GREENWOOD VILLAGE, Colo. -- A standoff between SWAT team members and an armed shoplifting suspect who barricaded himself in a Greenwood Village home ended, but now the home owner thinks police destroyed his house.
Greenwood Village Police said the 19-hour standoff ended with no injured officers or citizens, but the home looks like a bomb went off.
There is a large hole in the front of the house, broken windows and glass are littered everywhere and shrapnel is stuck in the walls.
Leo Lech said, “It looks like Osama Bin Laden’s compound.”
Lech is no terrorist but an unlucky homeowner whose property was caught in the cross fire when the suspect broke into the home.
A 9-year-old child who was in the home at the time was able to escape.
Greenwood Village Police say that the suspect had four active warrants out for narcotics and had a large amount of narcotics with him. The suspect tried to steal a car at the home and fired at police from the garage, Greenwood Village Police say.
Negotiations with the suspect failed after police met two of the suspect's three demands, but the suspect severed communications with police.
Police used explosives and a ramming device to gain entry into the home after negotiations failed.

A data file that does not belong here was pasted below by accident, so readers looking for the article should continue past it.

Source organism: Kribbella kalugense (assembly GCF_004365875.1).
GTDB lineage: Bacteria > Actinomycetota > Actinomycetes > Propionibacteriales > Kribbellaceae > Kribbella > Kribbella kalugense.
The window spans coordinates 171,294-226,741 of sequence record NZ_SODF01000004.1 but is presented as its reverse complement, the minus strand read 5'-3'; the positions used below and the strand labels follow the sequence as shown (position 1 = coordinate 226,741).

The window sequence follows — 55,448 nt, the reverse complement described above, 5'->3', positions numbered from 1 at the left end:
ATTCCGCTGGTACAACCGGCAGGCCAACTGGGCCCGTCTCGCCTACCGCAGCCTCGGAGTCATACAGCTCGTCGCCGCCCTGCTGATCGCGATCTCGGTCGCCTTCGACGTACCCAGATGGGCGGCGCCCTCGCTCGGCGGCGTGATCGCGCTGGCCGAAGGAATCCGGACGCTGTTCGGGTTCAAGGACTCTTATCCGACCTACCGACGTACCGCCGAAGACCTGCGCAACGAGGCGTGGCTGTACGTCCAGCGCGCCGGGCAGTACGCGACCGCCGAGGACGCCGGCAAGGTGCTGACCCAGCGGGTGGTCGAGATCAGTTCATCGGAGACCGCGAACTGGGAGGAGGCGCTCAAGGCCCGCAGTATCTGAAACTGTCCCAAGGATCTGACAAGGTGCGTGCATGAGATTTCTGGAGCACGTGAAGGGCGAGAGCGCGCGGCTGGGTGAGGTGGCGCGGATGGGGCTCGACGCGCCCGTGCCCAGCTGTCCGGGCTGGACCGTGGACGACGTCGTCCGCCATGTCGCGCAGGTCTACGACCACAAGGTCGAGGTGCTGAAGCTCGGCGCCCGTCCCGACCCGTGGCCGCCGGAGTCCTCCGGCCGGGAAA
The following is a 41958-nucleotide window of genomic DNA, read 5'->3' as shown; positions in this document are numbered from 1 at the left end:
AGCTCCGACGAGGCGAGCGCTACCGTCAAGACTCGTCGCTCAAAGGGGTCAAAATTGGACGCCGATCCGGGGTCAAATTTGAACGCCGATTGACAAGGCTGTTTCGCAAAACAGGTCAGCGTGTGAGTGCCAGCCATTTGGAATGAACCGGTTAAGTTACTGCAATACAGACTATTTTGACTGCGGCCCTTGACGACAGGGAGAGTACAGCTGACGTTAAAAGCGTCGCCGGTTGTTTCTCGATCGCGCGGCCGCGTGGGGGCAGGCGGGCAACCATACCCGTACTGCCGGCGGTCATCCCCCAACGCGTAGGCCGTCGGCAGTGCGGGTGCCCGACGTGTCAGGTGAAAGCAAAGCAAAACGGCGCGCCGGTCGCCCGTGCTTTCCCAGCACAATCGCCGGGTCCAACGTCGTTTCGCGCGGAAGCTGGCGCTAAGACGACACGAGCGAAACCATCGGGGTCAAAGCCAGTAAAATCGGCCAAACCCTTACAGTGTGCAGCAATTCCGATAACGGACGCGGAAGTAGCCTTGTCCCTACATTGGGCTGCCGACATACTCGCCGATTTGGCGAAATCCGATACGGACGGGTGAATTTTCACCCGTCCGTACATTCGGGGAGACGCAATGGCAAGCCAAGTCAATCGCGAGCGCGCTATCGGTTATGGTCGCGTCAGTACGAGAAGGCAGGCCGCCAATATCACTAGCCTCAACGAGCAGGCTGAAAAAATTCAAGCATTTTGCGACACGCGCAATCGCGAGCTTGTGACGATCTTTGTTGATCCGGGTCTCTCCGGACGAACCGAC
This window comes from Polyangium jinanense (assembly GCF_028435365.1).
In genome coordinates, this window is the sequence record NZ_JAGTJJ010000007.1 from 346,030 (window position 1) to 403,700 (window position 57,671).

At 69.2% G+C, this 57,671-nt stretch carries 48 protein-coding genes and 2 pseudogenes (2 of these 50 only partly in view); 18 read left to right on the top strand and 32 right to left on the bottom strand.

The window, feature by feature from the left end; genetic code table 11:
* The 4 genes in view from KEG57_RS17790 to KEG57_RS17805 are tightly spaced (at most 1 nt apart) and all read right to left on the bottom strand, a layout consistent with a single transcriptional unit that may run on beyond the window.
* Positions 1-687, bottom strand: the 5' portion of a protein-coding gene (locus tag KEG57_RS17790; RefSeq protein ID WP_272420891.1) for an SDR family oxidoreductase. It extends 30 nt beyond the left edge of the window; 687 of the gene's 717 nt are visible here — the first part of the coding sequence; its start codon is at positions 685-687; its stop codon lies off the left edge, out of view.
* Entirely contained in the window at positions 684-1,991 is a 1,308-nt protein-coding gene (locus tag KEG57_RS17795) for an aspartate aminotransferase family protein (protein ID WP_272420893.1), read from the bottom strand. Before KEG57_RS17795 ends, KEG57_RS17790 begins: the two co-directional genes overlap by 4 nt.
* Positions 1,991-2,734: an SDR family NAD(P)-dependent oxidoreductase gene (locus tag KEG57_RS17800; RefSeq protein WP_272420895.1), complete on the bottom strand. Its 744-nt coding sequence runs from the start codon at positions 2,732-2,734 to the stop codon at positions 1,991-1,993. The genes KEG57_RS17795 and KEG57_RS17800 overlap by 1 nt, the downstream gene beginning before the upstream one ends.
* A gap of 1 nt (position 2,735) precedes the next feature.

“This is a complete atrocity," said Lech. "This is a paramilitary force used in a civilian environment … for one gunman? To use this kind of power?”
Lech said the Greenwood Village Police Department claimed it was not responsible and the city would not return his calls.
So the FOX31 Problem Solvers went to work making phone calls and asking a lot of questions. The city manager’s assistant, Matt Corhs, said they have tried to contact Lech.
“I know there have been attempts to contact him," said Corhs. "We have contacted our insurance company to see if they will positively resolve this matter.”
Greenwood Village Police say they tried their best to avoid damaging the home, but they had to use tear gas and robots to get the suspect out. The suspect "fought them all the way out the door," they say and property was damaged in the process.
The priority was keeping the community safe, police say. Greenwood Police paid for hotels for several neighbors that had to evacuate the area.
Lech’s son was renting the home with his wife and their son who are now staying elsewhere.
"They are completely distraught," Lech said. "They lost everything too…things in there that can never be replaced."
Lech said he hopes the city does the right thing. “Somebody ethically should ma’am. Somebody ethically, if we are just talking ethics, should pay for their belongings.”
Lech’s homeowner’s insurance will cover the damage done to the home, but everything inside is a complete loss.
Police said the 33-year-old suspect, Robert Seacat was wanted in a shoplifting incident at a Wal-Mart store on East Hampden Avenue in Aurora. The incident began about 2 p.m. Wednesday and ended Thursday about 9 a.m.